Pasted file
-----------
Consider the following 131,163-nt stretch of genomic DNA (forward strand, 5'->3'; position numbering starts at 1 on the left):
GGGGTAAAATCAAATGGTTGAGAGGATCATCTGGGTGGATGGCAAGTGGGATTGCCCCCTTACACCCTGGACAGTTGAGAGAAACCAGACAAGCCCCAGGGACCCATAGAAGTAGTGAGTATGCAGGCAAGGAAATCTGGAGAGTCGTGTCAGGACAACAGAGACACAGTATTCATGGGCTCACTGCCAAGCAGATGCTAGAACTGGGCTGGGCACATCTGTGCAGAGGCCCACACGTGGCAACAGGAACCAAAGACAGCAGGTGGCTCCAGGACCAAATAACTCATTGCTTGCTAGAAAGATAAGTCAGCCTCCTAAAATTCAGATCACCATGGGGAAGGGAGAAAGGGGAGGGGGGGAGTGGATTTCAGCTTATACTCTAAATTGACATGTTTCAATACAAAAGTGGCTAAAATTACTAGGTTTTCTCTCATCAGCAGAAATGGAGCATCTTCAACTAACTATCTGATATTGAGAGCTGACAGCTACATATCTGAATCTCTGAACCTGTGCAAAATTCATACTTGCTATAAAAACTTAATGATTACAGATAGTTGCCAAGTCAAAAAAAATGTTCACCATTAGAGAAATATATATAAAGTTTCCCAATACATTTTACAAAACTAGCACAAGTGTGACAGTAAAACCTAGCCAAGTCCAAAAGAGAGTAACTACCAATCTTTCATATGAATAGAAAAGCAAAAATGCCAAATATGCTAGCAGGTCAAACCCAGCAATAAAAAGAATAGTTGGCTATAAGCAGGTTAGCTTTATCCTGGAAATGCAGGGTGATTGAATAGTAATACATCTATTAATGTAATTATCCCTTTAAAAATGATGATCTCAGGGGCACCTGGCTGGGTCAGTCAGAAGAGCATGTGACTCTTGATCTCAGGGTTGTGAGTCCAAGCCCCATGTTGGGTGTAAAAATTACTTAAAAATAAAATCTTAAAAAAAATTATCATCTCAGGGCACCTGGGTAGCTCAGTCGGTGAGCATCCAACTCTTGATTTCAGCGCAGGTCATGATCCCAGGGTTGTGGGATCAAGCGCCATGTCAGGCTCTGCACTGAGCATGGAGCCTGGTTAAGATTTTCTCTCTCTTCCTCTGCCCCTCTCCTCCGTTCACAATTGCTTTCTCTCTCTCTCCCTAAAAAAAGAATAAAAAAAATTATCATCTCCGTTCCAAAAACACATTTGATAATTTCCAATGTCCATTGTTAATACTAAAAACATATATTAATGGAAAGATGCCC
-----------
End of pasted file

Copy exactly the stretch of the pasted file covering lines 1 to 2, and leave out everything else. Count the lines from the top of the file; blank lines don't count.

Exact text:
Consider the following 131,163-nt stretch of genomic DNA (forward strand, 5'->3'; position numbering starts at 1 on the left):
GGGGTAAAATCAAATGGTTGAGAGGATCATCTGGGTGGATGGCAAGTGGGATTGCCCCCTTACACCCTGGACAGTTGAGAGAAACCAGACAAGCCCCAGGGACCCATAGAAGTAGTGAGTATGCAGGCAAGGAAATCTGGAGAGTCGTGTCAGGACAACAGAGACACAGTATTCATGGGCTCACTGCCAAGCAGATGCTAGAACTGGGCTGGGCACATCTGTGCAGAGGCCCACACGTGGCAACAGGAACCAAAGACAGCAGGTGGCTCCAGGACCAAATAACTCATTGCTTGCTAGAAAGATAAGTCAGCCTCCTAAAATTCAGATCACCATGGGGAAGGGAGAAAGGGGAGGGGGGGAGTGGATTTCAGCTTATACTCTAAATTGACATGTTTCAATACAAAAGTGGCTAAAATTACTAGGTTTTCTCTCATCAGCAGAAATGGAGCATCTTCAACTAACTATCTGATATTGAGAGCTGACAGCTACATATCTGAATCTCTGAACCTGTGCAAAATTCATACTTGCTATAAAAACTTAATGATTACAGATAGTTGCCAAGTCAAAAAAAATGTTCACCATTAGAGAAATATATATAAAGTTTCCCAATACATTTTACAAAACTAGCACAAGTGTGACAGTAAAACCTAGCCAAGTCCAAAAGAGAGTAACTACCAATCTTTCATATGAATAGAAAAGCAAAAATGCCAAATATGCTAGCAGGTCAAACCCAGCAATAAAAAGAATAGTTGGCTATAAGCAGGTTAGCTTTATCCTGGAAATGCAGGGTGATTGAATAGTAATACATCTATTAATGTAATTATCCCTTTAAAAATGATGATCTCAGGGGCACCTGGCTGGGTCAGTCAGAAGAGCATGTGACTCTTGATCTCAGGGTTGTGAGTCCAAGCCCCATGTTGGGTGTAAAAATTACTTAAAAATAAAATCTTAAAAAAAATTATCATCTCAGGGCACCTGGGTAGCTCAGTCGGTGAGCATCCAACTCTTGATTTCAGCGCAGGTCATGATCCCAGGGTTGTGGGATCAAGCGCCATGTCAGGCTCTGCACTGAGCATGGAGCCTGGTTAAGATTTTCTCTCTCTTCCTCTGCCCCTCTCCTCCGTTCACAATTGCTTTCTCTCTCTCTCCCTAAAAAAAGAATAAAAAAAATTATCATCTCCGTTCCAAAAACACATTTGATAATTTCCAATGTCCATTGTTAATACTAAAAACATATATTAATGGAAAGATGCCC